“So there is this guy who lives underneath the freeway that goes over the dike,” she explained, “and he sets up tables and sells things sometimes. He has this whole section of land to himself. He has like a sleeping area and a cooking area. He is known. People walk through there as a shortcut to the shopping center.”

I found myself smiling. Sheri and I both love random encounters, and we can enjoy most any experience. We got closer down to the encampment and Sheri gave an ‘aww, oh no’ sound. Apparently, the city was changing the local area, taking out trees and building trails. Sheri had heard about it, but hadn’t realized that it might impact her homeless friend. “That’s sad. He’s been there forever. It’s kind of like his home. I wonder where he’ll go?”

We walked by the edge of the area, looking at the concrete pillars covered in graffiti. There were flattened cardboard boxes, a pair of shoes, and a random book, but no either sign of life. “That’s sad,” she repeated, assuming he had already moved on.

We started walking away, back up the hill and across a field toward a local monastery. “Did I ever tell you about the homeless guy from right before I came out of the closet?”

“I don’t think so.”

I breathed in the cold fall New England air, and began telling my story.

“Back when I was Elders Quorum President, I used to have to attend this Bishop’s Council meeting every Sunday morning before church. It would last like 90 minutes, and we’d talk bout ward business, events, members we were worried about, stuff like that. We’d give reports on budget and numbers. Anyway, the Bishop was this older serious farmer businessman guy who was very no-nonsense. One day he noticed that a homeless man had moved into the vacant lot across the fence from the church. There was this giant pine tree, and the man had set up some chairs and boxes underneath there to stay out of the cold. The Bishop was super worried about it.”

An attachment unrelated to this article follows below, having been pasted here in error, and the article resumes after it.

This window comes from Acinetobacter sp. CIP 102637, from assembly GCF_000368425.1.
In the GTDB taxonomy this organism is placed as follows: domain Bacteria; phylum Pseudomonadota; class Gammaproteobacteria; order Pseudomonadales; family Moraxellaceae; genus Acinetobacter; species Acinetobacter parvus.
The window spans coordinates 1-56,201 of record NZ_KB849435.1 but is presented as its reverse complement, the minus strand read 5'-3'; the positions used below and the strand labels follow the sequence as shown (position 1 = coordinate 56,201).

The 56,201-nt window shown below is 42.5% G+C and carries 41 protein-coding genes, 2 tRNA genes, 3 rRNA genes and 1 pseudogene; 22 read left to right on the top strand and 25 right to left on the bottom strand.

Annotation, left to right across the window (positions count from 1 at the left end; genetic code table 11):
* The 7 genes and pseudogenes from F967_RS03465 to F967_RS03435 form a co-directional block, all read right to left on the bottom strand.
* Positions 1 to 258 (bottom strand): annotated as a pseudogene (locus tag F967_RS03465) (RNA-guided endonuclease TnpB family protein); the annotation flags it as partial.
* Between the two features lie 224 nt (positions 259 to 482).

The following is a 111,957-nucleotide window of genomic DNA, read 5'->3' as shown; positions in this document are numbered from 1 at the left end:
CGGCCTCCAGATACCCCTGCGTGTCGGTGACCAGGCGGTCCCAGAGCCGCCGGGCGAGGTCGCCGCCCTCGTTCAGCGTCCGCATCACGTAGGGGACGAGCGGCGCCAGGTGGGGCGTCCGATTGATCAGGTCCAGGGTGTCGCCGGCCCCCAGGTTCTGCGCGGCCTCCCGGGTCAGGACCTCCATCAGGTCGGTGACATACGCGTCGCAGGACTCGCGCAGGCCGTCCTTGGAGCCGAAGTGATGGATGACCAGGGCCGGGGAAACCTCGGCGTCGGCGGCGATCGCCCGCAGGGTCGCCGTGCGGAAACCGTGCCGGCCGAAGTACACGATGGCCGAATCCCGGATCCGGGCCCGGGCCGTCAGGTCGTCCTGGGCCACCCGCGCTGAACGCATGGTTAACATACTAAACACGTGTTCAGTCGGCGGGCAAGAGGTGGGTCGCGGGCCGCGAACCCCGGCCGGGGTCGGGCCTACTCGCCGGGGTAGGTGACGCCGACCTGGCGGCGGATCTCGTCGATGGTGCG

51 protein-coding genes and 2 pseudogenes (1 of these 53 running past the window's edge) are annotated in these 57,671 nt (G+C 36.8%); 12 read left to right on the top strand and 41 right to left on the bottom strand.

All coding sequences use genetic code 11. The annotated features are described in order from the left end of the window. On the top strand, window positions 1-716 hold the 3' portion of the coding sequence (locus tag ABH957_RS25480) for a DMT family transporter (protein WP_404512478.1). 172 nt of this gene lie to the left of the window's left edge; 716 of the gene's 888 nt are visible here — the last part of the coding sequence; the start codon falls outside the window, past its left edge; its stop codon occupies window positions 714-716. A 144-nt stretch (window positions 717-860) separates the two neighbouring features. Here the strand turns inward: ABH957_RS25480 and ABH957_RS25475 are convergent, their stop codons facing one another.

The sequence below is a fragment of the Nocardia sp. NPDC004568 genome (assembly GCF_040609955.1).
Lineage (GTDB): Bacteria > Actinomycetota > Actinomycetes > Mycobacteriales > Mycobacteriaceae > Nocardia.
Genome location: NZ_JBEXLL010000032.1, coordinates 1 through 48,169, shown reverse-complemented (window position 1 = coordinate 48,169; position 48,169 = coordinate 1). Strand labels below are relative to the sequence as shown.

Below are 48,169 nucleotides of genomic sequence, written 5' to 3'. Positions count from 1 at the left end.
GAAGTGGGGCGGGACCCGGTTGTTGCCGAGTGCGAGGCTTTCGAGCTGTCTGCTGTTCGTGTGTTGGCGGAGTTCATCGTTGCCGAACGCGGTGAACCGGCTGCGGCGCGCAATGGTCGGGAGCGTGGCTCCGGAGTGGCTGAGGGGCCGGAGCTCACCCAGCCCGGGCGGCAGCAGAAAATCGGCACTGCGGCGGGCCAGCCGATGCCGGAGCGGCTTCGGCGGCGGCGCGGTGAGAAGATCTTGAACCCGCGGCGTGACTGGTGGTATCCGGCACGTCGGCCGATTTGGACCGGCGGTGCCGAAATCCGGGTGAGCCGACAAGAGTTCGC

We walked up to the monastery as I spoke, and I noticed the stark white statues of the Mother Mary and Christ outside it. Sheri interrupted me, explaining that the church was open to the public, but we had to be silent because nuns lived in the building behind it, and they had taken the vow of silence. I lowered my voice as we walked the perimeter of the grounds.

“The bishop felt we should warn the ward to watch their children around this man. He felt like he could be a danger. He had acted the same way a few months before that when a registered sex offender had moved into the ward, and he had wanted to warn the families not to interact much with him. Anyway, he counseled us to keep an eye on things and said he would get it taken care of.

“During the following week, he contacted the owner of the vacant lot by looking through the records at City Hall. He got permission to go in and chop down the tree. He had the homeless man escorted away and chopped down the tree so no one could come back. All because the man claimed a tree too close to the church.”

On the edge of the grounds, we could see through the tall hedges briefly to behind the monastery. There was a stark white graveyard back there, and one solo nun stood among the graves, arms folded as she surveyed the small plot of land.

“The irony of a church denying a homeless man refuge instead of offering him aid wasn’t lost on me. And then, a few months later, I came out. And I never heard what the bishop said, because I stopped going to church, but I wondered if he worried about me the way he had about the sex offender and the homeless man. I wondered if he had warned people to keep their children from me, to watch me close when I entered the building.”

We walked into the monastery then. It was wide and beautiful, with stained glass Biblical depictions of the life of Christ lining both sides. Two people were there, praying silently on the hard back benches. The old man looked up and waved at me when he heard me enter, then returned to his prayers. A golden shrine of some kind lay at the front of the building, and I watched two nuns leave an offering of some kind and then move off to the side, entering a beeping code into a security device to enter the door that accessed their chambers, presumably. I walked to the front and saw lit candles and a book where civilians could write down the names of those who needed prayers for healing. A note suggested a two dollar donation for the prayer and candle.

Donations for prayers. Vows of silence. Shelter trees being cut down, and the homeless removed from their non-homes. It was all suddenly a bit claustrophobic and I stepped outside, returning to that view of the stark white graveyard, contemplating my old life, and comparing it to the new.